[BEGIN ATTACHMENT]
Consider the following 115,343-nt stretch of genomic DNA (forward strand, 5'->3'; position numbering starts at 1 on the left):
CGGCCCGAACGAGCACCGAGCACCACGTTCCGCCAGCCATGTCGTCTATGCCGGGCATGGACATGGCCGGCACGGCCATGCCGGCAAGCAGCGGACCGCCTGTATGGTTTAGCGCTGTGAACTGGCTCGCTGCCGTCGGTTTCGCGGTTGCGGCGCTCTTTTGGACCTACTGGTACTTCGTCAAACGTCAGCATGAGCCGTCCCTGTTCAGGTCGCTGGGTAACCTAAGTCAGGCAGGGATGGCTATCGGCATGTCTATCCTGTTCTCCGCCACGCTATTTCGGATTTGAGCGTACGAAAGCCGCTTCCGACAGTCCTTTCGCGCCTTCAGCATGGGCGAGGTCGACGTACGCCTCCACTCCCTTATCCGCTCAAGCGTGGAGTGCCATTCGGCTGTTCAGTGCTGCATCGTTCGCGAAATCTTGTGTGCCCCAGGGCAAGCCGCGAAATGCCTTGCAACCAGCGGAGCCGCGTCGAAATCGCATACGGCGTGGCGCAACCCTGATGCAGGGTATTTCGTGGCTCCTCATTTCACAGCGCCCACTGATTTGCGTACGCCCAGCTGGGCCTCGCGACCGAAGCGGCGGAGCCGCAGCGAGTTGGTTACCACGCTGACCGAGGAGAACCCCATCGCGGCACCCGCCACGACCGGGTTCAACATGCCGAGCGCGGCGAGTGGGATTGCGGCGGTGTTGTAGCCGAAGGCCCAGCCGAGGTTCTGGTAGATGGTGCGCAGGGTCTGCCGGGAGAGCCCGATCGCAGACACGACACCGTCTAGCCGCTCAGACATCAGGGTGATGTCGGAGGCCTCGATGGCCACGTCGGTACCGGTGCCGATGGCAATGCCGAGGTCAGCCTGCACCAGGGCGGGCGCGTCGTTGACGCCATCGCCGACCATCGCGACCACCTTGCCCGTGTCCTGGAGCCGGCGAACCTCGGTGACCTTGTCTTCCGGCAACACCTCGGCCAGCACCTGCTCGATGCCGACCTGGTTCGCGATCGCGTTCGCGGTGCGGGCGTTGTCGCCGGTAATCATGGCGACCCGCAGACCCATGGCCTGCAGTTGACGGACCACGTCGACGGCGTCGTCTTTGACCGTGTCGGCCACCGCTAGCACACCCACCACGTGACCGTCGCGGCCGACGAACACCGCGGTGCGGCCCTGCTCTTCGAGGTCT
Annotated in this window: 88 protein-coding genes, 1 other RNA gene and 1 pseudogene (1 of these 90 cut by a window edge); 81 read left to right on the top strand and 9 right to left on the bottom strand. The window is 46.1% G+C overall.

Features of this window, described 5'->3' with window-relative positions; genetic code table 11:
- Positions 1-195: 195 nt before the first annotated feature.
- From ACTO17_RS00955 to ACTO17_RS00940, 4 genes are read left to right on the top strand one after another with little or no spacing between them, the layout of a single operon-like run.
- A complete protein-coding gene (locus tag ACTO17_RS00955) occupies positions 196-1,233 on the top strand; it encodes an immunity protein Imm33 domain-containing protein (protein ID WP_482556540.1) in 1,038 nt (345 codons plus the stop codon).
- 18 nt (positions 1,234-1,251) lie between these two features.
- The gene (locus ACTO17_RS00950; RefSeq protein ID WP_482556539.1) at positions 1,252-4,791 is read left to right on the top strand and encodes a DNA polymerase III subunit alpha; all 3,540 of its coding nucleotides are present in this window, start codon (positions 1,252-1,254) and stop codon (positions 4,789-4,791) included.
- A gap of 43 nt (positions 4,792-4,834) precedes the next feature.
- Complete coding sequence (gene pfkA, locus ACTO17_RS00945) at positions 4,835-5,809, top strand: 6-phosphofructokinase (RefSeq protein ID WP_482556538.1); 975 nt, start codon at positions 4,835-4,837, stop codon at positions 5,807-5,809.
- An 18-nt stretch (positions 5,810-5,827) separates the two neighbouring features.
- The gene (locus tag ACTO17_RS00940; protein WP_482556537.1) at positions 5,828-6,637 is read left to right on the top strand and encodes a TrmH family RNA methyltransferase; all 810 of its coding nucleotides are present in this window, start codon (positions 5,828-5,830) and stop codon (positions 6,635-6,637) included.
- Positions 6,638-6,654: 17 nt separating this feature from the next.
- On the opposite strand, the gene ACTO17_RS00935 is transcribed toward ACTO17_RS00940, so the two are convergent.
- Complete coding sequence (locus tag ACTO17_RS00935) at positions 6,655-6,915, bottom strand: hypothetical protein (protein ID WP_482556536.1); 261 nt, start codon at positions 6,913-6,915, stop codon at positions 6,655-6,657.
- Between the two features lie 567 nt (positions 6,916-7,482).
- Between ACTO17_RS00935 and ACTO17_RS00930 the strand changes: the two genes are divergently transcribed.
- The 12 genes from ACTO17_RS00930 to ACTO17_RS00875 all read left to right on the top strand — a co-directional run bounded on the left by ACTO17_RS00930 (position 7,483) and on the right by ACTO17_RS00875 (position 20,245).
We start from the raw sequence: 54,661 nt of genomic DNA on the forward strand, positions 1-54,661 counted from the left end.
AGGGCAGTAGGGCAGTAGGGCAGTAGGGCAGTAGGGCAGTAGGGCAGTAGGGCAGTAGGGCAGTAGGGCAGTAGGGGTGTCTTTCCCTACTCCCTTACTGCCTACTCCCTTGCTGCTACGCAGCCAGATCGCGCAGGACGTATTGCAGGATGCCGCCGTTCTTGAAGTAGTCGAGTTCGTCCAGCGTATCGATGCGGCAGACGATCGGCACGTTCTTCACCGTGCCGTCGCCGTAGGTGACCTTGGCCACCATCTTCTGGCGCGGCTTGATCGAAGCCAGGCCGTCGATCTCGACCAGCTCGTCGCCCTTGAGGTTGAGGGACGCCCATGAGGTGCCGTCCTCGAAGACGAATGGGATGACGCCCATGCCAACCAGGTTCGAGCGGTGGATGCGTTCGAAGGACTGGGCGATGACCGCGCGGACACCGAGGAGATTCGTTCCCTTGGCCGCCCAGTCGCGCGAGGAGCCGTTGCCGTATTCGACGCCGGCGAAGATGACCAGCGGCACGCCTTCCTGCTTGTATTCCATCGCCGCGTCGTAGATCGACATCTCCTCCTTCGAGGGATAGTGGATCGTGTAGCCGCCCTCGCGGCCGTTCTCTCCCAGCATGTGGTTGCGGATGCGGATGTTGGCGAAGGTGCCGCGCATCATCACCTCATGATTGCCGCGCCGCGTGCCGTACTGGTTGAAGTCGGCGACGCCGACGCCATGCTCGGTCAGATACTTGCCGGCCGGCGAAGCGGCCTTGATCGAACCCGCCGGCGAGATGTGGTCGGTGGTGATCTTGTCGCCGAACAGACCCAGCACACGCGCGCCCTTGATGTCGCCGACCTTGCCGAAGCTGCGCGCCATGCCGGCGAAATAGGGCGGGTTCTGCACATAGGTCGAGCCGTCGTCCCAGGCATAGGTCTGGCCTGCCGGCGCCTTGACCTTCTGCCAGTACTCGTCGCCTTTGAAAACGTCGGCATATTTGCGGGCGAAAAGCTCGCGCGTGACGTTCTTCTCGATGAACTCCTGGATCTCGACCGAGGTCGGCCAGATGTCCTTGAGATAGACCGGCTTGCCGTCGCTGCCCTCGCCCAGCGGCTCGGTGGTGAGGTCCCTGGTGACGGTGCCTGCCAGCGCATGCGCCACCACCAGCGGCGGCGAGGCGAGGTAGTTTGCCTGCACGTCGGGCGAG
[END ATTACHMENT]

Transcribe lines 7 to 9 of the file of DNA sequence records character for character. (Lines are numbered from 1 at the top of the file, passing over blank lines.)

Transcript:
- A complete protein-coding gene (locus tag ACTO17_RS00955) occupies positions 196-1,233 on the top strand; it encodes an immunity protein Imm33 domain-containing protein (protein ID WP_482556540.1) in 1,038 nt (345 codons plus the stop codon).
- 18 nt (positions 1,234-1,251) lie between these two features.
- The gene (locus ACTO17_RS00950; RefSeq protein ID WP_482556539.1) at positions 1,252-4,791 is read left to right on the top strand and encodes a DNA polymerase III subunit alpha; all 3,540 of its coding nucleotides are present in this window, start codon (positions 1,252-1,254) and stop codon (positions 4,789-4,791) included.